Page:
BANGKOK - Thailand's Prime Minister Prayut Chan-o-cha will bid farewell to fans of his weekly TV programme, which began soon after he took power in a 2014 coup, following a landmark general election on Sunday (March 24).
While Mr Prayut will continue to be prime minister and junta chief until the new government is formed, he has decided to end the weekly monologues after this Friday's telecast since he has "talked about almost everything", ranging from his vision and opinions on many issues to solutions to problems in the country for nearly five years, reported Bangkok Post.
"You can now look forward to what the next government will say," Mr Prayut was quoted as telling reporters on Tuesday, two days after the kingdom held its first general election since the coup in 2014.
Persistent confusion about the results in the past three days have diminished hopes that the election would end nearly 15 years of political turmoil in South-east Asia's second-largest economy.
Official results are not due for weeks, but an opposition "democratic front" said it has attracted enough coalition partners to form a government, while a pro-army party also declared victory and said it would not accept anyone but Mr Prayut as prime minister.
For those who are looking forward to Mr Prayut's final TV address, here's a preview: the general-turned-premier will first thank state officials for their work organising Sunday's election, and then talk about preparations for the coronation ceremonies of King Maha Vajiralongkorn next month, Bangkok Post said.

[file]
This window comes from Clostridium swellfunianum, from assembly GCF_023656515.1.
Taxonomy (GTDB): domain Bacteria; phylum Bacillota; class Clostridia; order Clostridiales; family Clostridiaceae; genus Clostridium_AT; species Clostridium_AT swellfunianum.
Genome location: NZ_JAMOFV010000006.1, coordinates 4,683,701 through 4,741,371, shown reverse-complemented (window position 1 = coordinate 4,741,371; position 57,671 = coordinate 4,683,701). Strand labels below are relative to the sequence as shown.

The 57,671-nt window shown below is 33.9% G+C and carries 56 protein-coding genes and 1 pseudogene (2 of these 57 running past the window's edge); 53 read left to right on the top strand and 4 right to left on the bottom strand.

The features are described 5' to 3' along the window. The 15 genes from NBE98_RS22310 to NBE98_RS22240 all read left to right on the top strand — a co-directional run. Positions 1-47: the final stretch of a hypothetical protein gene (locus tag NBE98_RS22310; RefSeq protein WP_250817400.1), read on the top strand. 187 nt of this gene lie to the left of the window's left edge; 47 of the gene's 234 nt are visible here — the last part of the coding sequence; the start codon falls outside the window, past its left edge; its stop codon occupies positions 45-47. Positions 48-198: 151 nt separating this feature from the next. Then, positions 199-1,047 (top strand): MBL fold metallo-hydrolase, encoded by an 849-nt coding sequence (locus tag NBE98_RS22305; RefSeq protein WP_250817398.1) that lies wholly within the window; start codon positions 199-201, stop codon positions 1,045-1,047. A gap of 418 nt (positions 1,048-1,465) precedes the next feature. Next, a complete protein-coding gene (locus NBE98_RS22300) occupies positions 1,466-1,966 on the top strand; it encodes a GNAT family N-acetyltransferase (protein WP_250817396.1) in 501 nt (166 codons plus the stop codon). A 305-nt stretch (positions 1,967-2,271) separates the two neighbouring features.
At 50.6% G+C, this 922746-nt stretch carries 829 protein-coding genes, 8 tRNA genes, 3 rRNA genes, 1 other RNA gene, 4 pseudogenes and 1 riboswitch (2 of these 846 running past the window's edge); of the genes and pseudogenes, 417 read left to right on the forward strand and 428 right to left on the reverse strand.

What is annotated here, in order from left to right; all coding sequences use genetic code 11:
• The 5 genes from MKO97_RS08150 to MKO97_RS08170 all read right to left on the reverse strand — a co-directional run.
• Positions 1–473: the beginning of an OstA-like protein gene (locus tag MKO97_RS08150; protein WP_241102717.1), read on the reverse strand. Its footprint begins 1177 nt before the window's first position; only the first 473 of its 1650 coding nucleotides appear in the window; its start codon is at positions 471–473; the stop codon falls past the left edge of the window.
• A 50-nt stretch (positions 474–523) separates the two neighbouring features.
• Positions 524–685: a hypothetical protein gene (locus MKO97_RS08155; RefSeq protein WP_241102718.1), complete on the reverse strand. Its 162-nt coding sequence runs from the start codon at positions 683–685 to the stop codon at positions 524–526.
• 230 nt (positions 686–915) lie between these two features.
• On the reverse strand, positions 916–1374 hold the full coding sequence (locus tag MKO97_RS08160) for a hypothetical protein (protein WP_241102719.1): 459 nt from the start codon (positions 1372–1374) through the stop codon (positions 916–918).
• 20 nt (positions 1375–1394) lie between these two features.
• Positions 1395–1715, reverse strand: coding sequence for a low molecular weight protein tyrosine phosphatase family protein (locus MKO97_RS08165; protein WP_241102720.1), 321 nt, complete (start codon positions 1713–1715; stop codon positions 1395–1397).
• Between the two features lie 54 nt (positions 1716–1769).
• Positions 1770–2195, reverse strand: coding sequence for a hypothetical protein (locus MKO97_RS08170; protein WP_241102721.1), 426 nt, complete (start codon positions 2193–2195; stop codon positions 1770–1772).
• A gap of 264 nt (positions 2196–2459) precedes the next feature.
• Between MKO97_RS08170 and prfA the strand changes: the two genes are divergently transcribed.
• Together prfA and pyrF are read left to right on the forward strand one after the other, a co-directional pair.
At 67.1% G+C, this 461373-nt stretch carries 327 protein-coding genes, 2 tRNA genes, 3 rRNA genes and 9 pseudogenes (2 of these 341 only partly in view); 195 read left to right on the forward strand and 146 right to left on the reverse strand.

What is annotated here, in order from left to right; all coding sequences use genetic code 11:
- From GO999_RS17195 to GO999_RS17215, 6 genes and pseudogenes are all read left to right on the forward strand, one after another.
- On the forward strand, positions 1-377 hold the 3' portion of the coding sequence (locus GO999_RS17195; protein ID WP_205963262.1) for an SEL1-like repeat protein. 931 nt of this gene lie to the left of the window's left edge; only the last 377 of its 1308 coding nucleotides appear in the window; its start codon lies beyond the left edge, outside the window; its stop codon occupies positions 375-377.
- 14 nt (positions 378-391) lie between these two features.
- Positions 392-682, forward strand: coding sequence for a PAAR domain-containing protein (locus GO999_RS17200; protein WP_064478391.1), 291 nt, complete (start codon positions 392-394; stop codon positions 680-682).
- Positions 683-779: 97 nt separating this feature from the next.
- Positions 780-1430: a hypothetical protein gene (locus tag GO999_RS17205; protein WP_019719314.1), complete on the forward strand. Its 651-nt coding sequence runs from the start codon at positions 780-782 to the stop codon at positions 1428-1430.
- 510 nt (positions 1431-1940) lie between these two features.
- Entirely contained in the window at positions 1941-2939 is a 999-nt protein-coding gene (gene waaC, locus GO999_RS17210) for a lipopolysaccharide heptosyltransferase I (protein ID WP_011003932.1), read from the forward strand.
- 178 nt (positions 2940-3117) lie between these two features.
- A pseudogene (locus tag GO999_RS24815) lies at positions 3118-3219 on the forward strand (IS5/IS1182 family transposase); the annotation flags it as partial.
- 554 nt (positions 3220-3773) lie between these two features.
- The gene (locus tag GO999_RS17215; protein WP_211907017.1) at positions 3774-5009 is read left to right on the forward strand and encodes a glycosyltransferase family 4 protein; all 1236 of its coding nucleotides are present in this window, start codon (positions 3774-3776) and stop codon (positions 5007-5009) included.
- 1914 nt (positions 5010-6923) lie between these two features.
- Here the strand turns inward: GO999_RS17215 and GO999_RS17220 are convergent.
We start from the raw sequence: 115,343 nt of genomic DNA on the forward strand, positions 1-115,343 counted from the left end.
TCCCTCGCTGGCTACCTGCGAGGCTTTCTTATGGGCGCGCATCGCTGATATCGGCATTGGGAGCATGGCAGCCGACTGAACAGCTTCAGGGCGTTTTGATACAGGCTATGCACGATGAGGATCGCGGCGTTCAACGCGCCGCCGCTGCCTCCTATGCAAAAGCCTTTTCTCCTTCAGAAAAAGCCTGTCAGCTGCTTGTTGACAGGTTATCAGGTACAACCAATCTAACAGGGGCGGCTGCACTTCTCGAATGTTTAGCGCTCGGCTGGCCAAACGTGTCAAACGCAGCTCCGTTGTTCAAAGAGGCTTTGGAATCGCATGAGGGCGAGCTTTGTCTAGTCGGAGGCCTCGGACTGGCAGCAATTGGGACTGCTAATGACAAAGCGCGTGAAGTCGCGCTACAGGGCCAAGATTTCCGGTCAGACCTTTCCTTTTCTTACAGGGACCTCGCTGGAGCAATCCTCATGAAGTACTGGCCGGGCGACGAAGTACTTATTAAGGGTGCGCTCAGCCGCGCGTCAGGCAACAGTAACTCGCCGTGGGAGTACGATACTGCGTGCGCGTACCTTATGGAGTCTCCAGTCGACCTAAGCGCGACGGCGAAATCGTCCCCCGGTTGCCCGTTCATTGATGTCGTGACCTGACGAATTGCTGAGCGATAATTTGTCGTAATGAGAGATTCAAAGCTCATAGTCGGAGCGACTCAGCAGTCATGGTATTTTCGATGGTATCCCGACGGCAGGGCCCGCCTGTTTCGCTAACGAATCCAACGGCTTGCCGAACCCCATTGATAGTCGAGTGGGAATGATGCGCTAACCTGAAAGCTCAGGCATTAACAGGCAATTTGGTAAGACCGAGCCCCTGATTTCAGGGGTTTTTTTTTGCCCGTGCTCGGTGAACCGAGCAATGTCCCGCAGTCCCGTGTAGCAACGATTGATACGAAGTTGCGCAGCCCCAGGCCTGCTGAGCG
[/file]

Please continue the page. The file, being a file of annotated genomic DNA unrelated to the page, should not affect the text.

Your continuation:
The 30-minute programme, which aired every Friday night, has generally highlighted the various projects of the military-sponsored government.
It was formerly known as Khuen Khwamsuk Hai Khon Nai Chat, or literally "Returning Happiness to People in the Nation". Its name was changed in October 2016 to Sat Phra Racha Su Kan Phatthana Yang Yangyuen ("The King's Knowledge for Sustainable Development").
The new title linked the government's projects with the late king's advice and initiatives.
The mood of the programme was rather solemn in its early months, featuring a military uniform-attired Mr Prayut speaking as he stood on a podium.
It later became more relaxed, with the premier appearing in suits instead.
Mr Prayut usually addressed the nation directly, although he occasionally answered questions in a mock-interview style.